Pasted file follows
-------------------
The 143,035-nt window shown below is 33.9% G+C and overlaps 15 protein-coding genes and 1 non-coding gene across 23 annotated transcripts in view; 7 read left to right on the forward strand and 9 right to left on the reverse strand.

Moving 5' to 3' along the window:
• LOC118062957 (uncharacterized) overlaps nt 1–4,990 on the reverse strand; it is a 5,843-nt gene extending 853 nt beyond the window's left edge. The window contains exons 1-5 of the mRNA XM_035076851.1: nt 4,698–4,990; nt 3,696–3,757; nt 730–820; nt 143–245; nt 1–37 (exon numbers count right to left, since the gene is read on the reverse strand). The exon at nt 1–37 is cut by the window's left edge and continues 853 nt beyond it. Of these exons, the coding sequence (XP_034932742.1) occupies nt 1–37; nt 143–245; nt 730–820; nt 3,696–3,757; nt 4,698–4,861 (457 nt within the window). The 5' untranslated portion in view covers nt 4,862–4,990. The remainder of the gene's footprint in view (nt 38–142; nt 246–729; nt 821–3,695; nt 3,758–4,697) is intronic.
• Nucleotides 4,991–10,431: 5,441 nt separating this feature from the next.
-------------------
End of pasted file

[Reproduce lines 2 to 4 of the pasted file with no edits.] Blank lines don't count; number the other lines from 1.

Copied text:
Moving 5' to 3' along the window:
• LOC118062957 (uncharacterized) overlaps nt 1–4,990 on the reverse strand; it is a 5,843-nt gene extending 853 nt beyond the window's left edge. The window contains exons 1-5 of the mRNA XM_035076851.1: nt 4,698–4,990; nt 3,696–3,757; nt 730–820; nt 143–245; nt 1–37 (exon numbers count right to left, since the gene is read on the reverse strand). The exon at nt 1–37 is cut by the window's left edge and continues 853 nt beyond it. Of these exons, the coding sequence (XP_034932742.1) occupies nt 1–37; nt 143–245; nt 730–820; nt 3,696–3,757; nt 4,698–4,861 (457 nt within the window). The 5' untranslated portion in view covers nt 4,862–4,990. The remainder of the gene's footprint in view (nt 38–142; nt 246–729; nt 821–3,695; nt 3,758–4,697) is intronic.
• Nucleotides 4,991–10,431: 5,441 nt separating this feature from the next.